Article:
The U.S. Justice Department is seeking Sam Bankman-Fried’s incarceration over his role in the NYT’s controversial article.
The New York Times recently published an article with the private writings of former Alameda CEO Caroline Ellison.
The Justice Department wants SBF’s bail revoked due to his continuous witness tampering attempts.
The New York Times recently wrote to the judge overseeing SBF’s case defending the latter’s recent actions.
The United States Department of Justice is seeking the revocation of Sam Bankman-Fried’s bail due to his role in an article published by the New York Times last month that has stirred up controversy over the past two weeks. In a recent letter to SDNY Judge Lewis Kaplan, federal prosecutors from the Justice Department cited multiple attempts by the disgraced FTX founder to tamper with witnesses and urged the judge to put him behind bars.
DOJ Wants Sam Bankman-Fried Detained Pending Trial In October
The Department of Justice highlighted the acknowledgment by Sam Bankman-Fried’s defense team regarding his involvement in the New York Times article on former Alameda Research CEO Caroline Ellison. Bankman-Fried provided Ellison’s diary to NYT, which contained private writings about her time at the now-defunct crypto firm.
Federal prosecutors told Judge Kaplan that the FTX founder shared Ellison’s private writings to influence the public’s perception of her, given that she is set to testify against him after pleading guilty in the lawsuit against FTX. The prosecutors believe that Bankman-Fried’s actions amount to a federal felony while out on bail, and asked Judge Kaplan to revoke the same till his trial hearings begin on October 2, 2023.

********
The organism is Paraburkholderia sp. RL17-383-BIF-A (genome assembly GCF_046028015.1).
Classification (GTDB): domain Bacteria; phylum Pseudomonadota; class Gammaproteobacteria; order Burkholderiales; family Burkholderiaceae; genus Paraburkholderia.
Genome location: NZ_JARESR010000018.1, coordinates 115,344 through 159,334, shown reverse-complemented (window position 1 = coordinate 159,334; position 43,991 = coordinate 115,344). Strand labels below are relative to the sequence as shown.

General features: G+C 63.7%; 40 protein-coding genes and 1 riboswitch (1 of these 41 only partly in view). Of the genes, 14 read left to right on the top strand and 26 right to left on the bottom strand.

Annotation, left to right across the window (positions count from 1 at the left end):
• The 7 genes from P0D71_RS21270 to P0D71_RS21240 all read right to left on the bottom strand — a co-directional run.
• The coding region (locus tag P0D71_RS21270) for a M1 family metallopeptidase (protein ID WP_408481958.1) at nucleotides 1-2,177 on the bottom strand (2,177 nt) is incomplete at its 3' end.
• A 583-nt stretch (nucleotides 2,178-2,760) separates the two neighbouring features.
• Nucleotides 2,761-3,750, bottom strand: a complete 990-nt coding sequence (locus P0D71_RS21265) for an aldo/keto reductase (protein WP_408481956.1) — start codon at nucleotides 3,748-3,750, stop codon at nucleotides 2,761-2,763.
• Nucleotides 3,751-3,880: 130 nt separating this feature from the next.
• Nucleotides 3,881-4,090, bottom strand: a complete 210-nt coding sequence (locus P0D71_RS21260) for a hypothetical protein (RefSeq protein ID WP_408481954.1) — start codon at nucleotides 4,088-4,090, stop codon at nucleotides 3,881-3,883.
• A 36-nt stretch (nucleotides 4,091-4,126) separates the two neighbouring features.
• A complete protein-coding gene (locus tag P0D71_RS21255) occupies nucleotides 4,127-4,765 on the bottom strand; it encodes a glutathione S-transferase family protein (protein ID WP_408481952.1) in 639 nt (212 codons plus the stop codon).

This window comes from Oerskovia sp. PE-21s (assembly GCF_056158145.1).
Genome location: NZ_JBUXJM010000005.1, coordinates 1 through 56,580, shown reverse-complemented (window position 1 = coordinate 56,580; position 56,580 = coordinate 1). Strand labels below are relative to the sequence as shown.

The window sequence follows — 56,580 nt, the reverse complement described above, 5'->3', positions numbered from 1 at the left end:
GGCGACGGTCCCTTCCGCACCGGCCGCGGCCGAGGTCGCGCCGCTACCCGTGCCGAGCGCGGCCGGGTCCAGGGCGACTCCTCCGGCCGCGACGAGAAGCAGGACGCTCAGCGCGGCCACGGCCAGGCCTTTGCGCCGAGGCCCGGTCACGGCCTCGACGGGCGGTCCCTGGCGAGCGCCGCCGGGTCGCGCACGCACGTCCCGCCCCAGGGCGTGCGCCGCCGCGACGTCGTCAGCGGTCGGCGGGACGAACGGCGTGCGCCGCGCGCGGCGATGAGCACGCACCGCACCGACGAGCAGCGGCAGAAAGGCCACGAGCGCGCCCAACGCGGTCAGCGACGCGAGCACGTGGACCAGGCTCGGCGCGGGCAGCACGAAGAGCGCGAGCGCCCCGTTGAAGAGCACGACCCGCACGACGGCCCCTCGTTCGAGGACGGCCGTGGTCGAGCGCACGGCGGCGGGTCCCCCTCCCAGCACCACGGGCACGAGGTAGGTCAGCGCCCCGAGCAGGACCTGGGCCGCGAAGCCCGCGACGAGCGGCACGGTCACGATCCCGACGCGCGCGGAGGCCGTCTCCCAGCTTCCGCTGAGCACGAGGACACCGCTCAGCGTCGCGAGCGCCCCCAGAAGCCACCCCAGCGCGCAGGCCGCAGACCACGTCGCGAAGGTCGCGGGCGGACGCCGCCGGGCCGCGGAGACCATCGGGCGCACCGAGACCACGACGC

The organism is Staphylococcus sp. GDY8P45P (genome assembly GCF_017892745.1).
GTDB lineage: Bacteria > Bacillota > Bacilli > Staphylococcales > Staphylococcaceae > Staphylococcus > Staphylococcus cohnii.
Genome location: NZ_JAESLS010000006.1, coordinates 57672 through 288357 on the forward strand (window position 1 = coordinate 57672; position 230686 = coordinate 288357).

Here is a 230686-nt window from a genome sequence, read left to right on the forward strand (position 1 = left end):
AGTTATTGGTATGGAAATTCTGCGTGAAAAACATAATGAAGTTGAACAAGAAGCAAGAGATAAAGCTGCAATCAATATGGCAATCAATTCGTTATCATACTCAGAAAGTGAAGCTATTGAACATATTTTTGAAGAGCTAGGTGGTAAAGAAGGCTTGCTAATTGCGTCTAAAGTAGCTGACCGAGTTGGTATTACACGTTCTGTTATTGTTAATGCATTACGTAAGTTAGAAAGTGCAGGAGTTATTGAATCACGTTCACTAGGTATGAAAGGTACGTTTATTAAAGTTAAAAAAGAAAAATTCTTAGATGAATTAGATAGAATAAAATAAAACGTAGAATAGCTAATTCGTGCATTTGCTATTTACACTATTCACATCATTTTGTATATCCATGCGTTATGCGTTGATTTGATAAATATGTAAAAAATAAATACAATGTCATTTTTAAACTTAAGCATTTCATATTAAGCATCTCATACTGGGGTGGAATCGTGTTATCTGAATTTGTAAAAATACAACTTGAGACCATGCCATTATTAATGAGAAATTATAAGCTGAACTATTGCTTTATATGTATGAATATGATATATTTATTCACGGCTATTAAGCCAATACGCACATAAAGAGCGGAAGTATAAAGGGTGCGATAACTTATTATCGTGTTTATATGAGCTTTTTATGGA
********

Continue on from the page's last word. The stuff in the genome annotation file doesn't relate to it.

Interestingly, the New York Times wrote to Judge Kaplan on August 2, 2023, in what appeared to be an attempt to defend Sam Bankman-Fried’s decision to share Caroline Ellison’s private diary. The NYT argued their article was in the “public’s legitimate interest” given Ellison’s proximity to the case and knowledge of FTX and Alameda’s inner workings.
The New York Times also cited the First Amendment of the U.S. Constitution, which protects freedom of speech and the press, among other things. The news giant asked the court to make its decision in Bankman-Fried’s bail revocation matter in accordance with the First Amendment. Paul Grewal, the Chief Legal Officer at Coinbase, stated that NYT’s invocation of the First Amendment for a bail revocation hearing was unprecedented.